Without a collective Armed Forces, who would protect people and assets (ships, planes, plants, homes, buildings, harbors, electric lines, etc.)?
The answer is that owners of the assets would protect them, or pay for their protection themselves. Homeowners buy insurance to protect their homes. They bear the costs, apart from government interference. The same system would work for all sorts of assets. The owner of a utility plant would bear the cost of protecting it, and so would all business owners for the assets they own. They’d have to recoup the cost in the price of the good or service. The cost would then be paid by users (or more accurately be expected to be paid). We’d see collectives and associations form voluntarily for protection where they were economic. Owners of ships would protect their ships, or pay for the protection. There are already large insurance markets for shipping.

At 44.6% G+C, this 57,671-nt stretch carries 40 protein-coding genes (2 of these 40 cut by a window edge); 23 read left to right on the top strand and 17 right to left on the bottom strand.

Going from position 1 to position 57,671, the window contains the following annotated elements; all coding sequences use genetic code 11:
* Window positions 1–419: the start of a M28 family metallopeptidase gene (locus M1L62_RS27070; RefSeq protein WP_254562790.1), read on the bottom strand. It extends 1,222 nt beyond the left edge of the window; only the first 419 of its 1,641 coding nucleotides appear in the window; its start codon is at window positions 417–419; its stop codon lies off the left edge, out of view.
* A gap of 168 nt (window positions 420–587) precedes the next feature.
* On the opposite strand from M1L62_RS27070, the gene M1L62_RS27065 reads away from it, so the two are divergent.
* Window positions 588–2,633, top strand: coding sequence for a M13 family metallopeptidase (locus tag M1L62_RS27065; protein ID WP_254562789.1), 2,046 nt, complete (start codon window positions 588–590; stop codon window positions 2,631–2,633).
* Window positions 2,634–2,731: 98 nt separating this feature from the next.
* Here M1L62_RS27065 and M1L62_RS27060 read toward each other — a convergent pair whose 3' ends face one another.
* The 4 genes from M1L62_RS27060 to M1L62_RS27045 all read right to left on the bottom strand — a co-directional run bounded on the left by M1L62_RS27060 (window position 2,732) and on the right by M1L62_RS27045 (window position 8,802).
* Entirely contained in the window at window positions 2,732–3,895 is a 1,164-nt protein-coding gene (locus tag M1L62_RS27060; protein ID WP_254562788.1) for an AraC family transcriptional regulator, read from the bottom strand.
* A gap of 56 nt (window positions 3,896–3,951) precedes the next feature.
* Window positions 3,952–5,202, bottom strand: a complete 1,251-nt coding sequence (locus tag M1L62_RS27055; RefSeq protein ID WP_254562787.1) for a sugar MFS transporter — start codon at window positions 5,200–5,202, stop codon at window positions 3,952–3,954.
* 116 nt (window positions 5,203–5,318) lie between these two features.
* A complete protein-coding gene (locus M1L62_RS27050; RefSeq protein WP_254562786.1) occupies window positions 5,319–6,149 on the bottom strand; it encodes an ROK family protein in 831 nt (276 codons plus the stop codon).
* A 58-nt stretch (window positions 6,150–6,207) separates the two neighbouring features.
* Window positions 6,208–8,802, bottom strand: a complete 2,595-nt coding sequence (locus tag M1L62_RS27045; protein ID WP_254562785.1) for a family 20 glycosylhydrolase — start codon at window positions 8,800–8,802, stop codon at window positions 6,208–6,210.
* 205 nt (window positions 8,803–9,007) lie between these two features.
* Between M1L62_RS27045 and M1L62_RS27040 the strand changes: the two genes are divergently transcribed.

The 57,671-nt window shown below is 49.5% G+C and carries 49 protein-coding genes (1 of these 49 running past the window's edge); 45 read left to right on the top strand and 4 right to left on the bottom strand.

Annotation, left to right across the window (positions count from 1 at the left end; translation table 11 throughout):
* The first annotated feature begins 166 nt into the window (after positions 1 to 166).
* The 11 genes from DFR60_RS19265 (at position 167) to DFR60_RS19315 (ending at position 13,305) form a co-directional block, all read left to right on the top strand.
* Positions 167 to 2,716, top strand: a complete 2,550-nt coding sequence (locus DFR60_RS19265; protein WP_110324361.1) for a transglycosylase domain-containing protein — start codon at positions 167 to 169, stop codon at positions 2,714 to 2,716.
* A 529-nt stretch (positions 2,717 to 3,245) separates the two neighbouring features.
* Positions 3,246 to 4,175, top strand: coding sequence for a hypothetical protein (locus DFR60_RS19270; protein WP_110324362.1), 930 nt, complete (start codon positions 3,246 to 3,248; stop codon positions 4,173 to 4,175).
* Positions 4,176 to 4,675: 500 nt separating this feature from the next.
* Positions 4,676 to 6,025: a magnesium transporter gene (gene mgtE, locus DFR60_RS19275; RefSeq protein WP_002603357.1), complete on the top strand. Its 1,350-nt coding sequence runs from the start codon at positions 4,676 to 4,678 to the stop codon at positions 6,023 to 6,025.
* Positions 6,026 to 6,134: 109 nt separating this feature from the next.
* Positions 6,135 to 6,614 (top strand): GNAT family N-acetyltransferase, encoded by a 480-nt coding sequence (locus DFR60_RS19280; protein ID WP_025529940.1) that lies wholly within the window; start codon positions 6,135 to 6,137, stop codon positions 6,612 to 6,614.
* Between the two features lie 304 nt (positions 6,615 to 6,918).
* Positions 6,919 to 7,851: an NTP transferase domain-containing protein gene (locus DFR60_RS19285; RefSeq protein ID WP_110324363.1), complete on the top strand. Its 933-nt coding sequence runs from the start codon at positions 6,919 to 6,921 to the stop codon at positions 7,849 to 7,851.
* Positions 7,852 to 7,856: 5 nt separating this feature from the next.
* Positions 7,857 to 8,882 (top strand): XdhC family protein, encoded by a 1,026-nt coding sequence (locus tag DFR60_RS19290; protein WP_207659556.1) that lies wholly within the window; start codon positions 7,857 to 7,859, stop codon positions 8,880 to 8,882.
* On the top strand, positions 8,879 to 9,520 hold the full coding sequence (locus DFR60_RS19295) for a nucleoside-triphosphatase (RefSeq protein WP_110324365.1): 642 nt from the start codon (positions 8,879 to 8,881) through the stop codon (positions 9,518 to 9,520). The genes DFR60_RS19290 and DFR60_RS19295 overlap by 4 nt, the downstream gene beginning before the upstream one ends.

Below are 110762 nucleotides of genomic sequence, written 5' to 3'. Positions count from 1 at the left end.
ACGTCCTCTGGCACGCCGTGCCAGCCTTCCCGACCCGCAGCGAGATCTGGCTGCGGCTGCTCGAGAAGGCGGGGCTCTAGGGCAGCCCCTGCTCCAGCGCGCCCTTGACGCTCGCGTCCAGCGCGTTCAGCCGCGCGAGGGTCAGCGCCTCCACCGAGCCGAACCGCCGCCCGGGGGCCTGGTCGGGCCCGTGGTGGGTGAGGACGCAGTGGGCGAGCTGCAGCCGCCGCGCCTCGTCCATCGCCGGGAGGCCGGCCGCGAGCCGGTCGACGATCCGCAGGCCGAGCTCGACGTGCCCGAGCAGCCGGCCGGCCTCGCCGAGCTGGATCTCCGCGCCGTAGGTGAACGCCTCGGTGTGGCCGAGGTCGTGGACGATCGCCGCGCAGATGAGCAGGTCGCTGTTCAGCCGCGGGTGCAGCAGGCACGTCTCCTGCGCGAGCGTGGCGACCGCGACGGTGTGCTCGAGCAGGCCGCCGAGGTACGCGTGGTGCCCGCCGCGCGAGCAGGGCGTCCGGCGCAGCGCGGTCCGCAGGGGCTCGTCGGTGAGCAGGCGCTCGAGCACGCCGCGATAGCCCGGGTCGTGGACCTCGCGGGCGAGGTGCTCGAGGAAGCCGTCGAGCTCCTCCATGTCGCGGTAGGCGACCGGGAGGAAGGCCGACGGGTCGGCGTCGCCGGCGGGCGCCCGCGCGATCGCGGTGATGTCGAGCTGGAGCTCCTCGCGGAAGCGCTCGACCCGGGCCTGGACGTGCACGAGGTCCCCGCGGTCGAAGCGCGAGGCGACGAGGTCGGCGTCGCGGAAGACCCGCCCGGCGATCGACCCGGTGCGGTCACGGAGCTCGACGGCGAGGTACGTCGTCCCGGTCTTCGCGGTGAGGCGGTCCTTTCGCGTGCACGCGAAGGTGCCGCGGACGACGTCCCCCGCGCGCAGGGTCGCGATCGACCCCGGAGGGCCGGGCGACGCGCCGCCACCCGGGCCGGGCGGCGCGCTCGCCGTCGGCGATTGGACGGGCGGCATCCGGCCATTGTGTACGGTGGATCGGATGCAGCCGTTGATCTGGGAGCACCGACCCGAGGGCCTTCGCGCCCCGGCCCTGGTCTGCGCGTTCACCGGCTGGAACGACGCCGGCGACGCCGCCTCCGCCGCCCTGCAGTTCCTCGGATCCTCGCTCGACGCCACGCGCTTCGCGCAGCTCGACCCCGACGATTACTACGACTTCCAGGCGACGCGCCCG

The existing system pools all government revenues and then creates a huge set of commons problems as everyone fights to gain access to the pool. This is both unjust and inefficient. The result is that larger companies with political pull get subsidies for protecting their goods and services. Oil companies get very large subsidies by having U.S. armed forces protecting the process every step of the way. All taxpayers pay, even those who consume fewer oil products or don’t drive automobiles or don’t use products derived from oil.2:03 pm on August 20, 2013 Email Michael S. Rozeff